Palisade approves measure on weed
This time around, Palisade residents are giving the green light to marijuana within town limits.
Palisade voters Tuesday night unofficially approved five ballot measures that will allow retail marijuana sales, retail marijuana testing facilities, retail marijuana product manufacturing facilities and a retail marijuana excise tax.
Passage of the measures makes Palisade one of only two municipalities in Mesa County to allow retail marijuana sales. De Beque voters in 2014 allowed retail marijuana sales.
Decisions in Palisade, such as the number of stores that will be allowed and any restrictions on how businesses operate, will be up to town trustees. Trustees already have placed a six-month moratorium on the opening of any stores so they can hammer out those details.
The voters signed off on:
■ Referred Ballot Issue 2A. Nearly 56 percent of voters — 495 to 375 — passed the measure to increase taxes by $300,000 a year, in the first year, on wholesale marijuana operations.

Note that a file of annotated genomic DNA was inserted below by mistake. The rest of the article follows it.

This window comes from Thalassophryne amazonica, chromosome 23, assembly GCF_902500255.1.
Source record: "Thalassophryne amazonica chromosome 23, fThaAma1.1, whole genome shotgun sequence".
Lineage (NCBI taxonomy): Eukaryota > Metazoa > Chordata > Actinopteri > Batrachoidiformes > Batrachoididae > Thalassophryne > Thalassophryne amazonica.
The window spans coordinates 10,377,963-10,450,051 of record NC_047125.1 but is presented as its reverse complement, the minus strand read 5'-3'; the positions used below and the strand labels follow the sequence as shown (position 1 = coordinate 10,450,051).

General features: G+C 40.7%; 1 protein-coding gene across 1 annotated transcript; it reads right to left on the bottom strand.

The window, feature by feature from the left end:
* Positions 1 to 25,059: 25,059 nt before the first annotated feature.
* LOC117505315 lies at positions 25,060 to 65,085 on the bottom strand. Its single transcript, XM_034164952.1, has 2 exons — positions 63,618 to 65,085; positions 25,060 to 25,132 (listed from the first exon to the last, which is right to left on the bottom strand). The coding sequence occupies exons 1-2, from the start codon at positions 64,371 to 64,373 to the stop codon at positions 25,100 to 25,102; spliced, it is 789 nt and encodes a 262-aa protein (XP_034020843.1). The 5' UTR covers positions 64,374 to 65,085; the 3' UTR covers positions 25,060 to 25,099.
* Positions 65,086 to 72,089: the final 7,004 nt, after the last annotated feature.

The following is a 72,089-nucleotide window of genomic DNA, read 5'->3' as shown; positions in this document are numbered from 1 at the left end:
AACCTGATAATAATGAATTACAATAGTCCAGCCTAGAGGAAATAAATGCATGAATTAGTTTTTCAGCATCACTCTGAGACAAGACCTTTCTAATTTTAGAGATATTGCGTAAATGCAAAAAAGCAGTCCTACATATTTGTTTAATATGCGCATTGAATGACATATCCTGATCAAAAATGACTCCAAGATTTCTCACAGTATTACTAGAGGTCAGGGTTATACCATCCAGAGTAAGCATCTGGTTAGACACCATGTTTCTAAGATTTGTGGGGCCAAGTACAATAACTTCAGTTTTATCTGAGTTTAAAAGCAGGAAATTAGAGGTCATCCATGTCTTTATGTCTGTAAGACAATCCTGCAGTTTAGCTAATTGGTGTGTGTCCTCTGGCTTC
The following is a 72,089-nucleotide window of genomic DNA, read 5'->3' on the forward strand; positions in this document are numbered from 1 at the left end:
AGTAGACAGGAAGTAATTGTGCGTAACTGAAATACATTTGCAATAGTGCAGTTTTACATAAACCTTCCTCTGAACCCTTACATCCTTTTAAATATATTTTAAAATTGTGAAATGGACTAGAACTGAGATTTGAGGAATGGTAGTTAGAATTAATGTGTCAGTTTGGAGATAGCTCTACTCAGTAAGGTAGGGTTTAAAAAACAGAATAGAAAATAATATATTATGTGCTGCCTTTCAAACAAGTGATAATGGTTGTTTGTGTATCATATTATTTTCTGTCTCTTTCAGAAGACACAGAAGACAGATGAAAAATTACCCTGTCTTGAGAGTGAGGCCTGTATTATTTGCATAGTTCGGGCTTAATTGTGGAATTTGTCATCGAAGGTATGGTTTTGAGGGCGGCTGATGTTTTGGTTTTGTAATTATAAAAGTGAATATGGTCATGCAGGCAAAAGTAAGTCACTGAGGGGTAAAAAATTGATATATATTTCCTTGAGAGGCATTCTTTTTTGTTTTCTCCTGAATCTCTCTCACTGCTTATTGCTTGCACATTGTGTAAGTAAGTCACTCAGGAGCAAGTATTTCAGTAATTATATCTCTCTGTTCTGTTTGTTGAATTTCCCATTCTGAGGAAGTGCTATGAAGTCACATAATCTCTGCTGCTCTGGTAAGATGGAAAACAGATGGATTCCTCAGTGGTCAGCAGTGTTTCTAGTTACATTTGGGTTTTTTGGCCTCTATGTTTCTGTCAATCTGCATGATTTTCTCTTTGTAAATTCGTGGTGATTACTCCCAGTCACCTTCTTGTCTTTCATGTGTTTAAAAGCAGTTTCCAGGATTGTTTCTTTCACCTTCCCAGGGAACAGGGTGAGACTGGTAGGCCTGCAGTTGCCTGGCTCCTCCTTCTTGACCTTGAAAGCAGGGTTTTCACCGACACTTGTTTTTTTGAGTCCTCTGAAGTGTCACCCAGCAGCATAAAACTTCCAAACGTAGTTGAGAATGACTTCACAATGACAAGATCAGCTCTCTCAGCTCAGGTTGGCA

■ Referred Measure 2B. Nearly 55 percent of voters — 483 to 402 — approved marijuana cultivation facilities.
■ Referred Measure 2C. Nearly 55 percent of voters — 485 to 402 — approved retail marijuana stores.
■ Referred Measure 2D. Nearly 55 percent of voters — 482 to 401 — approved the presence of retail product manufacturing facilities.
■ Referred Measure 2E. Nearly 57 percent of voters — 501 to 382 — approved retail marijuana testing facilities.
Palisade voters in 2014 denied allowing retail marijuana sales, but voters at the time did approve a taxing structure on sales of retail marijuana from stores.
While the question of whether to allow retail marijuana sales was a publicly contentious issue two years ago, the tenor of the conversation seemed to have chilled in the lead-up to Tuesday’s election.
A September community meeting about marijuana sales in Palisade attracted about 75 people who spoke on both sides of the issue.
Trustees divided up the marijuana questions into separate measures so the people could understand it, Trustee Dave Edwards said.
Now the board has a “real tough six to nine months to get it up and running” while respecting both supporters and opponents, Edwards said.
“We want the retail sales locations to be compatible with our small town and not be sensational in any way at all,” he said.
Staff writer Gary Harmon contributed to this report.